Sonia Diaz's "Why Story" Her Journey


09 Aug
09Aug

The Community Activist

UrbanTrailRunners San Diego

Run for Justice

Run For a Cause.

I started running in high school as more of a way to stay in shape for soccer since that was my sport. I played midfielder, left forward, and goalie. Our soccer team wasn’t exactly stellar, but I had a lot of fun! When I tried out for the track team I didn’t think I would make it or even muster up the strength to get through what we called “hell week.” Being surrounded by track stars like Lana Garner, Ms. Starla Henderson, and later Ms. Monique Henderson (some of whom would eventually compete in the Olympics) was extremely intimidating and I almost gave up. I thought I was fat and slow - I lacked the sleek physique and muscular legs of my peers. But when coach said to me at the end of the week, “you made it,” I almost cried. I realized that this was a different team. My perspective about running being an individual sport changed in that very moment - we were a family - and it didn’t matter what you looked like. If you put in the work, you kept a positive attitude, you could be great and we all shared our individual victories as collective victories for the whole team. That was the feeling I got and it was very empowering coming from a white male coach. He immediately saw my strengths on the track - I did not see what he saw but he did. I wasn’t a sprinter, but the longer the distance was where I felt my strongest. So he had me try the mile (I burned out quickly in that) and then we settled on the 800m and that became my event. I actually HATED it! It was tough. But I learned so much from it and I eventually learned not to fear that distance, because later in life, it would actually help build my endurance. Coach made it a point that we train together with the sprinters, the jumpers, and throwers, it didn’t matter your event. Sprinters and hurdlers hated running longer distances and we hated doing 4x400m sprints. But we all realized that mixing it up a bit not only made us appreciate our other teammates but it actually helped our training and we became stronger. Stronger together.  Later coach had me try out for the cross-country team. What the heck was that? I showed up one day at Morley Field and coach made us run some trails. There was something about being outside on the grass, feeling the soft dirt under your feet and being in nature that made me feel at peace. I also saw that I did much better running 3 miles instead of just one. Maybe it was that I just had that extra juice in my body that I didn’t know about. I wasn’t fast though, but our team made it to the local Division Championships my senior year. To be part of that experience was truly memorable. Ms. Monique Henderson was on the team that year with us and it was truly an honor to be in her presence on the trails. (Little did we know that she would go onto win a gold medal in the Olympic Games in Athens in 2004 and 2008 in Beijing!) We were all young and we didn’t know what the future was going to bring. The world was our oyster.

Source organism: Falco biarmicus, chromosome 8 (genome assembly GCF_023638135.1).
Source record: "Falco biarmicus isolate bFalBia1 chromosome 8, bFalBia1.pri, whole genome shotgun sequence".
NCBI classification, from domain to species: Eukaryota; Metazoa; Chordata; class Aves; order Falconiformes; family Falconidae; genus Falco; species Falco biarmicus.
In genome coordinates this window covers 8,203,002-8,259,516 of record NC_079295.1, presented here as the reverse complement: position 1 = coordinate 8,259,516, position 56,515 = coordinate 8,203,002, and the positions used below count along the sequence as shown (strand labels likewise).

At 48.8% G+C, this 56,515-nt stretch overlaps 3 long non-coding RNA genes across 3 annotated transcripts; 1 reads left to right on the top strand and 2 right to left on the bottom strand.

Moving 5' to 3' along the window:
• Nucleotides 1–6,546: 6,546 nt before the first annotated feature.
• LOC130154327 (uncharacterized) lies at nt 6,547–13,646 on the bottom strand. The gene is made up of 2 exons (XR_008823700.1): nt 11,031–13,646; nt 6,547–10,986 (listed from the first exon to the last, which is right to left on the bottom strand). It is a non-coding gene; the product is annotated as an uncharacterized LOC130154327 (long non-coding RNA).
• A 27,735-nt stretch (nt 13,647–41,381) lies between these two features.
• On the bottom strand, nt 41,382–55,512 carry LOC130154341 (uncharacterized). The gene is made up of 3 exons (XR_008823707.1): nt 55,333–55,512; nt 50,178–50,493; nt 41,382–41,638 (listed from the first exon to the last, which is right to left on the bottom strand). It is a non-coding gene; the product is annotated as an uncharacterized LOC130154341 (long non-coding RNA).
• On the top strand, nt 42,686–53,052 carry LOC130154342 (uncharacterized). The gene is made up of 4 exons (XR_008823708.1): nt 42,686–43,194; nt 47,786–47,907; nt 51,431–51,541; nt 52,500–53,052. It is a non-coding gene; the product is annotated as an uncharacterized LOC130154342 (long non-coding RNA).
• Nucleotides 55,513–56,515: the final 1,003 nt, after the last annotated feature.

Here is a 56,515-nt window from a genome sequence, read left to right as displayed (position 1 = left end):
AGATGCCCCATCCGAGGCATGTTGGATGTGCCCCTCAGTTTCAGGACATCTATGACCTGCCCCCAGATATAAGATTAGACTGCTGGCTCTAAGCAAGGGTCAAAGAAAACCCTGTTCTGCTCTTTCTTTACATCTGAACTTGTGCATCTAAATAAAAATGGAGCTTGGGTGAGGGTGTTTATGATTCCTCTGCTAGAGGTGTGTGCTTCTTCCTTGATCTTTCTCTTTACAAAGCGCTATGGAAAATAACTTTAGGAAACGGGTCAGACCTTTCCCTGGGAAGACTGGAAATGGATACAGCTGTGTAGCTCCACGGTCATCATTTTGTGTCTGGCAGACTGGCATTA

Well life happened. I went to college and running took a back seat. I forgot about it. I got busy. My grandmother died. Had a very difficult relationship with a boyfriend, etc. etc.  I moved back to San Diego after school and started working and getting involved in local politics mostly. I always had this knack for community service and I always saw myself helping others. Both my mother and my father instilled that value in me at a very early age. I was quite the ambitious type and had eyes at one point going to law school or running for public office. I got this fellowship to work in Sacramento in the state legislature. I felt like I was in my element - helping to research laws and help people through the policy-making process.  I soon landed my dream job working for an Assembly Member.  Not even 3 months into the position I was abruptly fired and replaced with someone else. It was a painful experience. It was the first time I ever got let go and I didn’t know the reason why or wasn’t told the reason why. I just kind of accepted it, that that was the way things worked there. I hit sort of a low point. Here I was unemployed, looking for jobs, hoping that someone would employ me. Months had passed. It just hit me one day that I should just start running again. I signed up for this half marathon in Sacramento - Shamrock Half Marathon. I told myself I’m going to run a half marathon even though the most I’ve run was around the block. I was terrified. I didn’t join a training program, didn’t do a nutritional plan. Nothing. Didn’t even buy shoes - just bought the cheapest running shoes I could find, laced up, and started running, putting one foot in front of the other. And I kept running.  I lived a block away from the Capitol building and even though I had a beautiful park right across the street from me I didn’t want people to see me running there. I was scared that maybe my colleagues would worry about me and say, “Why is she running laps around the building at all hours of the day? Is Sonia ok?”